# 6 Light and Temperature Astronomy: The Science of Seeing.

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6 Light and Temperature Astronomy: The Science of Seeing

6 Goals What is light? What are the types of light? Where does the light we see come from? Understanding the light of heat. On a sunny day: –Why does it seem hotter wearing a black T-shirt versus a white one? –Why are they different?

6 What is Light? Light is a wave of energy. Moves through a vacuum. Travels at the speed of light (a CONSTANT): c = 3 x 10 10 cm/s The wavelength ( ) and frequency ( ) are related: c = The energy of light is: E = h = hc/

6 The “Visible” Spectrum When you think of “light”, what do you think of?

6

6 To Sum Up… Radio waves, microwaves, rainbows, UV waves, x-rays, etc are ALL forms of light (electromagnetic waves). They ALL travel through space at the speed of light. c The higher the frequency, the shorter the wavelength. c = The higher the frequency the more energy. E = h

6 Concept Test Yellow light has a longer wavelength than blue light. Therefore yellow light has: a.A higher frequency and higher energy than blue light. b.A higher energy and lower frequency than blue light. c.A lower frequency and lower energy than blue light. d.A lower energy and higher frequency than blue light. e.None of the above.

6 A Spectrum A spectrum = the amount of light given off by an object at a range of wavelengths. Emission lines Absorption lines Continuum

6 Three Reasons All objects do one or more: 1.Reflect light because of color or smoothness (same as scatter) 2.Emit light because of their temperature (thermal radiation) 3.Emit or absorb light because of their composition (spectral lines) A person, house, or the Moon: reflects visible light, and because each is warm, emits infrared light.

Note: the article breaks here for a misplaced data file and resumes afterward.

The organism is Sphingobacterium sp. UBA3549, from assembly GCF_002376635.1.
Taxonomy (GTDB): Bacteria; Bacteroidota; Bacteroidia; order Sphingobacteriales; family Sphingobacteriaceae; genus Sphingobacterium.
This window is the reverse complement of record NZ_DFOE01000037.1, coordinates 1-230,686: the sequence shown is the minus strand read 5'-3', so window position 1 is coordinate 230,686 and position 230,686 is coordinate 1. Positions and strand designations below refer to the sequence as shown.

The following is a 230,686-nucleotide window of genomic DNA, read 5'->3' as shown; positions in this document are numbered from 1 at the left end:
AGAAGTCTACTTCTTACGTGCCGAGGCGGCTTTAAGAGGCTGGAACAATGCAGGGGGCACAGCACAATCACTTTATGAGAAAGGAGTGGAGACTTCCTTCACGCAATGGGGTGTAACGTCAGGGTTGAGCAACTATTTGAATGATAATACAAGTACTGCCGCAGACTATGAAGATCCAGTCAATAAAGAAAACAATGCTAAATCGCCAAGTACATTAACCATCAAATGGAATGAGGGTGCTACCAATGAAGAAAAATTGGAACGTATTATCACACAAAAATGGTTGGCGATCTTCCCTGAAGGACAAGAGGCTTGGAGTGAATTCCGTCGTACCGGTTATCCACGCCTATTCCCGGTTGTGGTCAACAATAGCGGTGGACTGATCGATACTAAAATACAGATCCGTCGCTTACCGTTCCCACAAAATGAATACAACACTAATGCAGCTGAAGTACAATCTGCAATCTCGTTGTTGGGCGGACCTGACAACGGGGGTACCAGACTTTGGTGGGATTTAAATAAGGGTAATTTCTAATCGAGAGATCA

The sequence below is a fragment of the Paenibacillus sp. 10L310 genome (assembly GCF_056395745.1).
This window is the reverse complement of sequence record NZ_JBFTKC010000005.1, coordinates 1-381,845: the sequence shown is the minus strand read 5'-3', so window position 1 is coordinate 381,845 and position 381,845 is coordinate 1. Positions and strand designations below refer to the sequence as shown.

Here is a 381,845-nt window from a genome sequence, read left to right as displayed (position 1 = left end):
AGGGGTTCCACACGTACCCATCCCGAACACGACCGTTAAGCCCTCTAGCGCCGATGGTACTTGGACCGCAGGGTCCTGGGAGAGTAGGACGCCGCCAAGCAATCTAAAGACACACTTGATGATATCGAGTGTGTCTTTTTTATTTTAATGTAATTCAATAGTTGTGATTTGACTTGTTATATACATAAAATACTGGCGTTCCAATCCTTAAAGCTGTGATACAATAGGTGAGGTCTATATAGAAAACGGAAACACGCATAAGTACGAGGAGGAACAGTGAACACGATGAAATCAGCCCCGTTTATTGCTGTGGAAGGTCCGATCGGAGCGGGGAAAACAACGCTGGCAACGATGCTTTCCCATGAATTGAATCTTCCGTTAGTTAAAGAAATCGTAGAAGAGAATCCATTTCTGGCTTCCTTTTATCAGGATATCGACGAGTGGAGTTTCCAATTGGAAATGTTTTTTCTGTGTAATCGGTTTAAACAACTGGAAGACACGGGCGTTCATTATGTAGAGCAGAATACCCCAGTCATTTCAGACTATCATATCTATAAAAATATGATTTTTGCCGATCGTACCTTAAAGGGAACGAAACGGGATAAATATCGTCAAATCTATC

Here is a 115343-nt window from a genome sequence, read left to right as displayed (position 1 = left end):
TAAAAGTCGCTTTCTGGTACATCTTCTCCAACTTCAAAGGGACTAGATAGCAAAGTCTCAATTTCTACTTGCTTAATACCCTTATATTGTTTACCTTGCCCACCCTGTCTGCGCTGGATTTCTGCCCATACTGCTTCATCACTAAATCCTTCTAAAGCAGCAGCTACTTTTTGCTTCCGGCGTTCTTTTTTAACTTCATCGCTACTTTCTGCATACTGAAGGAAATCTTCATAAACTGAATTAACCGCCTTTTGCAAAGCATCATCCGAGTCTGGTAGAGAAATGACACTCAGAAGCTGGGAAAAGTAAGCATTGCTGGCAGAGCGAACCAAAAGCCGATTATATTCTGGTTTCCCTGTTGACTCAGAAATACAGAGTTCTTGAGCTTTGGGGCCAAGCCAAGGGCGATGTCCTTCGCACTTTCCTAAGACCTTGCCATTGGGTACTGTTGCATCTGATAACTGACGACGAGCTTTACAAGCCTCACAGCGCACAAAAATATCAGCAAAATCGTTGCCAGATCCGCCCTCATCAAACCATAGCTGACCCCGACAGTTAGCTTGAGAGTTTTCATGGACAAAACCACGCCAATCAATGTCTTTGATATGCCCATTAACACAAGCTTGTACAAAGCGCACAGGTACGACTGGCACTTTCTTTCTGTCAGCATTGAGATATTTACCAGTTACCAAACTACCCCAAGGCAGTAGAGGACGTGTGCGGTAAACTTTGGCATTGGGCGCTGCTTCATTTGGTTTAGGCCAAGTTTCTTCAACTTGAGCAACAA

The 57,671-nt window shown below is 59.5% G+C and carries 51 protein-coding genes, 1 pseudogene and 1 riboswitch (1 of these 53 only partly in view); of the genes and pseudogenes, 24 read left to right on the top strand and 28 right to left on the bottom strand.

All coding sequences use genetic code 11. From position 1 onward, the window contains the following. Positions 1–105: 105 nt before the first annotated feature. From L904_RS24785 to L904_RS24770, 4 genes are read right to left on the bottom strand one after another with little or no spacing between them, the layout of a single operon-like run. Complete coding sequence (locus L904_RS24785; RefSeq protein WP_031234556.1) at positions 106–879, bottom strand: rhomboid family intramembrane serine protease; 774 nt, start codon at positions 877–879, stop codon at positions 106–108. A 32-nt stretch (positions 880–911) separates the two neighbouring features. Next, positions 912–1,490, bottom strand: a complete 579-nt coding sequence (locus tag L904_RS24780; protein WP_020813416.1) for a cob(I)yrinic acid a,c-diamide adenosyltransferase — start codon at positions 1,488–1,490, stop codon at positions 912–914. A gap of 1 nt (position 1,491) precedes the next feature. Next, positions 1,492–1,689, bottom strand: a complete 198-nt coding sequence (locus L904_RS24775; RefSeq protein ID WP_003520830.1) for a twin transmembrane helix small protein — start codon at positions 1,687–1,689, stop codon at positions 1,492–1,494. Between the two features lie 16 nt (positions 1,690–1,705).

6 Temperature and Light Warm objects emit light. –Thermal radiation

6 Kelvin Temperature Kelvin: an absolute scale. Kelvin is Celsius + 273 degrees. Water freezes: 0 C  273 K Water Boils: 100 C  373 K Room Temp: 80 F  27 C  300 K Surface Sun: 5800 K

6 Thermal Radiation Laws 1.Hotter is bluer. –(peak at shorter wavelength) 2.Hotter is brighter. –(More intense at all wavelengths)

6 Concept Test Which of the two stars (A or B) is at a higher temperature? a. Star A b. Star B c. The two stars have the same temperature. d. It is not possible to infer this relationship. V I B G Y O R visible range Star A Star B Energy Output per second Wavelength

6 Concept Test Which of the following best describes how Star A would appear compared to Star B? a. Star A would appear more red than Star B. b. Both stars would appear more red than blue. c. Both stars would appear more blue than red. d. Star A would appear more blue than Star B. e. None of the above. V I B G Y O R visible range Star A Star B Energy Output per second Wavelength

6 Atoms in Motion Everything is composed of atoms which are constantly in motion.

6 Temperature The hotter the object, the faster the average motion of the atoms. HOTTER COOLER